NC infant mortality rate drops to record low
Posted November 1, 2011 11:53 a.m. EDT
Updated November 1, 2011 12:25 p.m. EDT
Raleigh, N.C. — North Carolina’s infant mortality rate declined sharply in 2010, reaching its lowest level in state history, officials said Tuesday.
According to the State Center for Health Statistics, 854 North Carolina children died before their first birthday in 2010. The rate of seven infant deaths for every 1,000 live births was 11.4 percent lower than 2009's statewide infant mortality rate, which was the previous record low.
The 122,302 babies born to North Carolina residents in 2010 was 3.5 percent lower than the 126,785 born in 2009.
The largest decline in infant mortality, 19.6 percent, was among African-American infants. Black infants still have the highest mortality rate, however, at 12.7 per 1,000 live births, compared with about 5 deaths per 1,000 live births for whites and Hispanics.
State Health Director Dr. Jeffrey Engel noted that many factors, including public health programs that focus on providing accessible, high-quality medical care and promoting healthy lifestyles for women of childbearing age, contributed to the improvement.
“We have set ambitious targets for improvement in all areas of public health,” Engel said in a statement, “but making North Carolina a healthier state starts with ensuring that babies are born healthy. While we should acknowledge the historic progress that has been made, the continued racial disparity in infant deaths demonstrates that our work is not yet finished.”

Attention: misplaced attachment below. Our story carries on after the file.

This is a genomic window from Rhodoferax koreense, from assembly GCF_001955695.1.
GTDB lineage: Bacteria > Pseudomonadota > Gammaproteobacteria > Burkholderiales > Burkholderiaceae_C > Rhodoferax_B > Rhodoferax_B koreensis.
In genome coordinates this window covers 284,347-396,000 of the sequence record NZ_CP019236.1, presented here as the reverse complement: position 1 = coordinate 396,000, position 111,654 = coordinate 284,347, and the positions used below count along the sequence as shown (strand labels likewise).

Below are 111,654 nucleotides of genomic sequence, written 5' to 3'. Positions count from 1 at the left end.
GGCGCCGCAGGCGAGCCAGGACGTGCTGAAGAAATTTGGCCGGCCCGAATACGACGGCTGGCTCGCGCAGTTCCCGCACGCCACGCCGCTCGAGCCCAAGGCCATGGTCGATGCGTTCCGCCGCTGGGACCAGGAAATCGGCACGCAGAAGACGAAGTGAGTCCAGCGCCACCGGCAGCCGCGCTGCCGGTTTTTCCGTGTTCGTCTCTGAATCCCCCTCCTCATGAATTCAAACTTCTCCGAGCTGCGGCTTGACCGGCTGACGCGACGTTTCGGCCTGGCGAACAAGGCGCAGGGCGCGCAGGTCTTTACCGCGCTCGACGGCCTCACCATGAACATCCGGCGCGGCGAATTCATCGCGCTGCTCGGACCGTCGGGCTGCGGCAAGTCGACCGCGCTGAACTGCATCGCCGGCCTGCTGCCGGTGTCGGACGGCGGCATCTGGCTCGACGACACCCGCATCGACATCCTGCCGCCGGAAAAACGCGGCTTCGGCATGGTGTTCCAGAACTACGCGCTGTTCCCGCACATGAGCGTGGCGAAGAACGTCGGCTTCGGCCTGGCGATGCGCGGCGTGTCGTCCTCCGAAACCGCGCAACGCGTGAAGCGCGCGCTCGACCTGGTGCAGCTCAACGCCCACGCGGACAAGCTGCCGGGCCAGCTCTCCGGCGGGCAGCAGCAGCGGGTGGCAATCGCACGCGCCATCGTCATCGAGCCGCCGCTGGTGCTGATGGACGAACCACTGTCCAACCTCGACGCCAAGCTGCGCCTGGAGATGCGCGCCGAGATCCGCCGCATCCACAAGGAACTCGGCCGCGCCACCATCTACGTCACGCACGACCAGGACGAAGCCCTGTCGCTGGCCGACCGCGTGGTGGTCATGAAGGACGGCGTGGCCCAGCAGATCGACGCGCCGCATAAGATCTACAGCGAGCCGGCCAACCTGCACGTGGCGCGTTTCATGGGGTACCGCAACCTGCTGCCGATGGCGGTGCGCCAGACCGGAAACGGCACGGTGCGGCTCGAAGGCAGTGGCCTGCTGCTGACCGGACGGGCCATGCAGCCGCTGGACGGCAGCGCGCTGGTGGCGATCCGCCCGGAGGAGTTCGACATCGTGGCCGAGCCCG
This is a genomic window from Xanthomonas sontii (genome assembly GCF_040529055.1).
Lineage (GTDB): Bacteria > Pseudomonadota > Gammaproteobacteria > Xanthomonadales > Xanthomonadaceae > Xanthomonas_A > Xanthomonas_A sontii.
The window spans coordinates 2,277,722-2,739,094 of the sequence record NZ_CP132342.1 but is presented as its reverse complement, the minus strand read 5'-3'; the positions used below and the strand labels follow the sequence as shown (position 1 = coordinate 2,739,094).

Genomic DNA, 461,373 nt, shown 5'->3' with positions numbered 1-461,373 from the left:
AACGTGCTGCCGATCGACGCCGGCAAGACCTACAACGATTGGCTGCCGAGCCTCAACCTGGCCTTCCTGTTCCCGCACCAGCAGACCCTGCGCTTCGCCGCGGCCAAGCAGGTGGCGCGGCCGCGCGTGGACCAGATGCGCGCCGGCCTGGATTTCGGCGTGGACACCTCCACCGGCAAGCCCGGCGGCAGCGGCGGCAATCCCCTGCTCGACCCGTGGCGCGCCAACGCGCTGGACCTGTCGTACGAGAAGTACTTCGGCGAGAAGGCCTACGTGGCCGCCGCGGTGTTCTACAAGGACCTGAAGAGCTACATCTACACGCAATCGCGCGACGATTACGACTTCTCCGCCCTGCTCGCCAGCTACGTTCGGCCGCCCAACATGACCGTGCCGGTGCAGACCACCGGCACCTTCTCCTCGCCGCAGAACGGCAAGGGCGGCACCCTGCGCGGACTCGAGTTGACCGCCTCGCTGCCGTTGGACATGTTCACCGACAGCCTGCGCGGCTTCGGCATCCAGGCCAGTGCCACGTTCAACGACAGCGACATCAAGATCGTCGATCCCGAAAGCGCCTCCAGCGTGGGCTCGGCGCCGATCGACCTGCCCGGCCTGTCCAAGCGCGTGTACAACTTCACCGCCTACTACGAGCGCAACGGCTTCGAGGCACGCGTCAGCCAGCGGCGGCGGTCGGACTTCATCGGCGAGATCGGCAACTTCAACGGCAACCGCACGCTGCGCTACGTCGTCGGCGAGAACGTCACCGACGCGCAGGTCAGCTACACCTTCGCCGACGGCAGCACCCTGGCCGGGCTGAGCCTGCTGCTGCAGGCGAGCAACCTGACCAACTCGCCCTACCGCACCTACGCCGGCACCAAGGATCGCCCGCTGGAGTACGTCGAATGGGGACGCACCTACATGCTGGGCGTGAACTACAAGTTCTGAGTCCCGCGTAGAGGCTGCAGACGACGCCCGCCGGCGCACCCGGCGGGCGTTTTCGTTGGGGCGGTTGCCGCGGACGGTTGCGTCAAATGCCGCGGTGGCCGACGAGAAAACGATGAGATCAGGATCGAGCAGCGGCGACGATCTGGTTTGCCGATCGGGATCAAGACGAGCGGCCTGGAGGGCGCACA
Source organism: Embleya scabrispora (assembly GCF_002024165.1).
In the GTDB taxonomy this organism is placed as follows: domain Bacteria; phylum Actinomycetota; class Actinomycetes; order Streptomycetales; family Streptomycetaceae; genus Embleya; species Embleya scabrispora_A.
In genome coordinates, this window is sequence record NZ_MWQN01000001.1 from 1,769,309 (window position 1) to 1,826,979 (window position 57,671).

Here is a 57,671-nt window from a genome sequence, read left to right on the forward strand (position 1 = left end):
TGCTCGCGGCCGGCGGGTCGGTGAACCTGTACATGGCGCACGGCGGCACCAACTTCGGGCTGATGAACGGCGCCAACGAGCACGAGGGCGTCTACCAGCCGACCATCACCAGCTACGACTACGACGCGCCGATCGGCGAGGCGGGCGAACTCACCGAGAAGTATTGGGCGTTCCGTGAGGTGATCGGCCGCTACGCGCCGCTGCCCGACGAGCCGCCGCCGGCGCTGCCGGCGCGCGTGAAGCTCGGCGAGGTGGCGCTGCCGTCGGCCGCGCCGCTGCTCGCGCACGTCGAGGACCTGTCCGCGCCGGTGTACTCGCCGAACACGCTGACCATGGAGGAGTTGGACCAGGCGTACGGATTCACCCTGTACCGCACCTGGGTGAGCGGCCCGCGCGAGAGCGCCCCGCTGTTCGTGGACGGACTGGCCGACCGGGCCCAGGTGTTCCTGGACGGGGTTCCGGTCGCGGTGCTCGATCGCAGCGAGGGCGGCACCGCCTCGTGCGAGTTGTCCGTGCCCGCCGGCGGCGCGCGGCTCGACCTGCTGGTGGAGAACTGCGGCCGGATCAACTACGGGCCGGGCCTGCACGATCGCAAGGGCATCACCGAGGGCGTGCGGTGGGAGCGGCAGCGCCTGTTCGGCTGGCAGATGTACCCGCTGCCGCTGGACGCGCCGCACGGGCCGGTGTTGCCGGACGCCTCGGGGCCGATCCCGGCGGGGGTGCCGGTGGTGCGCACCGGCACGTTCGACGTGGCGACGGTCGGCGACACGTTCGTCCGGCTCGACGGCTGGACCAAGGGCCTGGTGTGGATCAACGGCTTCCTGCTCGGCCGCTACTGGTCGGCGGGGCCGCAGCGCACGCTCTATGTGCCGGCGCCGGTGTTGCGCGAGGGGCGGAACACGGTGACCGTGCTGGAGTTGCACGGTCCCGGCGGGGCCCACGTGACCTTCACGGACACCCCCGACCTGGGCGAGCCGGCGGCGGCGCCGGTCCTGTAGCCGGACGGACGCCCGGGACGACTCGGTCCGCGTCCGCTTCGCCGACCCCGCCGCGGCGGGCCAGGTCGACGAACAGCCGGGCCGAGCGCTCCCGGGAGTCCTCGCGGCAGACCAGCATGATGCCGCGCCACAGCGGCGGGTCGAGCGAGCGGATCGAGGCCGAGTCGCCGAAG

North Carolina’s Healthy Beginnings program has contributed to the state’s progress, officials said. The program supports 12 communities to improve birth outcomes in minority families, with an emphasis on breastfeeding, consumption of multivitamins with folic acid, safer infant sleeping practices, women’s healthy weight, reproductive life planning and elimination of tobacco use.
“Last year, 900 pregnant minority women received services through our Healthy Beginnings program without the loss of a single infant,” Engel said. “This progress is a direct result of long-term, sustained investments in promising programs to reduce infant deaths and eliminate disparities in birth outcomes.”
Cases of SIDS statewide dropped 46 percent, to 53 from 98 in 2009. Officials credited bilingual efforts to promote safe sleeping practices, which the General Assembly has funded since 2007.